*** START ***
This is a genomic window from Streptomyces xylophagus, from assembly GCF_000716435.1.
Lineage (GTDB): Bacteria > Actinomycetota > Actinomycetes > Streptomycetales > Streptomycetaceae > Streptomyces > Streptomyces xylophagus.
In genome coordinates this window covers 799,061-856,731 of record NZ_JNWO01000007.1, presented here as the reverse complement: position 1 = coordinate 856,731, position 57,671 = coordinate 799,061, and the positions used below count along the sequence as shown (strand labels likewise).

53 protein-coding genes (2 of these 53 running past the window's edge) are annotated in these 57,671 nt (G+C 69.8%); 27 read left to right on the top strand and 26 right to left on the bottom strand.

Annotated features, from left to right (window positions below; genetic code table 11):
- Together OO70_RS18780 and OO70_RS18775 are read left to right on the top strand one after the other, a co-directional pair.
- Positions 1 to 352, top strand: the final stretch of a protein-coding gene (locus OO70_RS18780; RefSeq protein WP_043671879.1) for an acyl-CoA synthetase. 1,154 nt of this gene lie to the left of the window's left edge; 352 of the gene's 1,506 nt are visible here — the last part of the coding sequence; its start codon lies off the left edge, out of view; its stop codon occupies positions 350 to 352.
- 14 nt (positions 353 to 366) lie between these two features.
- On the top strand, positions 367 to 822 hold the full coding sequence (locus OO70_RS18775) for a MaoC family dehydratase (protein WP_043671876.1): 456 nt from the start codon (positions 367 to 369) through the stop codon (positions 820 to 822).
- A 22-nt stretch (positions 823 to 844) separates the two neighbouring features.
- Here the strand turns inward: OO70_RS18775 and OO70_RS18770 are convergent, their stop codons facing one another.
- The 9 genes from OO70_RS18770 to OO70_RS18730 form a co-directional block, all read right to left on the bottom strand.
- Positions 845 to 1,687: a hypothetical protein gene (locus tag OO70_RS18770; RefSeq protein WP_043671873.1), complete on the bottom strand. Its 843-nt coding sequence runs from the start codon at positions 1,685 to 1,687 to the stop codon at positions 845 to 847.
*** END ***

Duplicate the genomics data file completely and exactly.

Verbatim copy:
This is a genomic window from Streptomyces xylophagus, from assembly GCF_000716435.1.
Lineage (GTDB): Bacteria > Actinomycetota > Actinomycetes > Streptomycetales > Streptomycetaceae > Streptomyces > Streptomyces xylophagus.
In genome coordinates this window covers 799,061-856,731 of record NZ_JNWO01000007.1, presented here as the reverse complement: position 1 = coordinate 856,731, position 57,671 = coordinate 799,061, and the positions used below count along the sequence as shown (strand labels likewise).

53 protein-coding genes (2 of these 53 running past the window's edge) are annotated in these 57,671 nt (G+C 69.8%); 27 read left to right on the top strand and 26 right to left on the bottom strand.

Annotated features, from left to right (window positions below; genetic code table 11):
- Together OO70_RS18780 and OO70_RS18775 are read left to right on the top strand one after the other, a co-directional pair.
- Positions 1 to 352, top strand: the final stretch of a protein-coding gene (locus OO70_RS18780; RefSeq protein WP_043671879.1) for an acyl-CoA synthetase. 1,154 nt of this gene lie to the left of the window's left edge; 352 of the gene's 1,506 nt are visible here — the last part of the coding sequence; its start codon lies off the left edge, out of view; its stop codon occupies positions 350 to 352.
- 14 nt (positions 353 to 366) lie between these two features.
- On the top strand, positions 367 to 822 hold the full coding sequence (locus OO70_RS18775) for a MaoC family dehydratase (protein WP_043671876.1): 456 nt from the start codon (positions 367 to 369) through the stop codon (positions 820 to 822).
- A 22-nt stretch (positions 823 to 844) separates the two neighbouring features.
- Here the strand turns inward: OO70_RS18775 and OO70_RS18770 are convergent, their stop codons facing one another.
- The 9 genes from OO70_RS18770 to OO70_RS18730 form a co-directional block, all read right to left on the bottom strand.
- Positions 845 to 1,687: a hypothetical protein gene (locus tag OO70_RS18770; RefSeq protein WP_043671873.1), complete on the bottom strand. Its 843-nt coding sequence runs from the start codon at positions 1,685 to 1,687 to the stop codon at positions 845 to 847.